Portland Says Harbor Superfund Cleanup Plan Strikes The Right Balance
Leaders with the city of Portland say the $746 million plan to clean up the Portland Harbor Superfund Site isn't perfect, but it's good enough to move forward.
The city submitted its comments to the Environmental Protection Agency on Friday, along with several requests for changes. The city is asking the agency to prioritize cleaning up certain areas that are most often used by the public and to help ensure that the benefits of the cleanup — including economic benefits — are directed to local people and businesses.
Like other entities that will likely be responsible for paying for some part of the cleanup, city leaders questioned the EPA's estimates of how much the cleanup will cost.
"Cost estimates appear to be unreasonably optimistic and significantly underestimated," they wrote.
But overall, the city says it supports moving forward with the EPA's proposal.
Portland City Commissioner Nick Fish says after 16 years of studying the issue, it’s time to start the cleanup.
“To put it bluntly, we want to be spending our time in the river cleaning up, not in the courtroom, fighting over Superfund," he said. "We want to get about the hard work of cleaning up the harbor, and we want a record of decision as soon as possible so we can do that.”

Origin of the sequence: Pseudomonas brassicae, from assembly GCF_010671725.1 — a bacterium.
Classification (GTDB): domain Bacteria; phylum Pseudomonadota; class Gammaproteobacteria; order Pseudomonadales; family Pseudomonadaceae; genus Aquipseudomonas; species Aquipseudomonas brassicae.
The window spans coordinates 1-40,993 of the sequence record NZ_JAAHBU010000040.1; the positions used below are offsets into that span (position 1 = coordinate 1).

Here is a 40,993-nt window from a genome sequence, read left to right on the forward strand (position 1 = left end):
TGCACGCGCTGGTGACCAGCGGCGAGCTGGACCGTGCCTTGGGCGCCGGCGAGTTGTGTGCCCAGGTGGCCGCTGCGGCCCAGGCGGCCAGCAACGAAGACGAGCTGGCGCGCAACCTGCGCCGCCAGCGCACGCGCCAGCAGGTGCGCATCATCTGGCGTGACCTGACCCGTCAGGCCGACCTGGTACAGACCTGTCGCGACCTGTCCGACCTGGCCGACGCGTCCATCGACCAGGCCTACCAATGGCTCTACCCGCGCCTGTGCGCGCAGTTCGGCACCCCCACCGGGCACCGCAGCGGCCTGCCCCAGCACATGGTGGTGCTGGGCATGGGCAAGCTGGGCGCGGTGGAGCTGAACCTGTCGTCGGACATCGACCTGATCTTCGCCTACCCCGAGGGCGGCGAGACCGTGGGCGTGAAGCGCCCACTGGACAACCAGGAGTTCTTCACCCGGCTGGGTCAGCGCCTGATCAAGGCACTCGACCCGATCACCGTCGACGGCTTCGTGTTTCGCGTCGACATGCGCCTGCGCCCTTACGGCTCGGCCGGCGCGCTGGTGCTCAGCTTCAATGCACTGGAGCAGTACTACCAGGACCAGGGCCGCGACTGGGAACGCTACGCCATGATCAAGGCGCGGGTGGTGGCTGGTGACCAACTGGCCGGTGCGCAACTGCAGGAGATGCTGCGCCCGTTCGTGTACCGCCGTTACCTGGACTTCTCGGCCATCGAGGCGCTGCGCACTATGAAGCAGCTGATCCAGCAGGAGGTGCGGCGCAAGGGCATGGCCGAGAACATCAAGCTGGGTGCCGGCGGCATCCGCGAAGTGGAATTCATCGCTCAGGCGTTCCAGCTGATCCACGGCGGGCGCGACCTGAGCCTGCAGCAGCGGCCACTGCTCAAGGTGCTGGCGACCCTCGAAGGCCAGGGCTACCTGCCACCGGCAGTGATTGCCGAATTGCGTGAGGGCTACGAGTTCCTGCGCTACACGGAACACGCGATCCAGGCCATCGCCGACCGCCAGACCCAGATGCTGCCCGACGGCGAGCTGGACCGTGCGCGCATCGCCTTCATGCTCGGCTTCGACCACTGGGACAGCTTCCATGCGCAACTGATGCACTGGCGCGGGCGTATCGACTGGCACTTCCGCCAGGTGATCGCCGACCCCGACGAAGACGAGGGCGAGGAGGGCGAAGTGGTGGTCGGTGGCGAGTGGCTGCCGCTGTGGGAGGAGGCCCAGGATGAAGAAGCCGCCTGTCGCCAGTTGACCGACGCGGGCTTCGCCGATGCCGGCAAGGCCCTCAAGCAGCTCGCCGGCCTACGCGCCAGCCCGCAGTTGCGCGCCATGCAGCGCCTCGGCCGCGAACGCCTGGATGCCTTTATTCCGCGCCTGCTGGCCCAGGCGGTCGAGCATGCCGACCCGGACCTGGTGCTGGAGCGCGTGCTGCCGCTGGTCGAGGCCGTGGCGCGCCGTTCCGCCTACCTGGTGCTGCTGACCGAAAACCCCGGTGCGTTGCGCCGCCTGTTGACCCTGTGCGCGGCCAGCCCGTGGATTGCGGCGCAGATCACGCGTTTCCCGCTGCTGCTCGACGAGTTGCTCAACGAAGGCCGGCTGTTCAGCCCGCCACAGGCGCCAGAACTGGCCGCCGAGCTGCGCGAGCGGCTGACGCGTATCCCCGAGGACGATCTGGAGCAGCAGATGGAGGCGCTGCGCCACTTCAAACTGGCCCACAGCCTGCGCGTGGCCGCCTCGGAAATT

In their comments, city leaders said the EPA struck the right balance of controlling costs and protecting the environment. However, they asked the EPA to eliminate plans to store any of the contaminated sediment in the Willamette River as proposed.
They also want the agency to divide the 10-mile stretch of the river into smaller clean-up sites. Michael Jordan, director of the Portland Bureau of Environmental Services, said that way it will be easier for the responsible parties to agree on how to clean up specific areas.
"This is one of the biggest and most complex Superfund sites in the country," he said. "If the EPA considers cleanup for the entire stretch of the river and all 140-150 potentially responsible parties need to be in some level of agreement, we think that would take a lot longer. So, we’d like to see the river broken up into operable units so we can potentially get in the river quicker."
Tuesday is the last day for the public to comment on the EPA's proposed Portland Harbor Superfund Site cleanup plan. The agency is aiming to finalize the plan by the end of the year.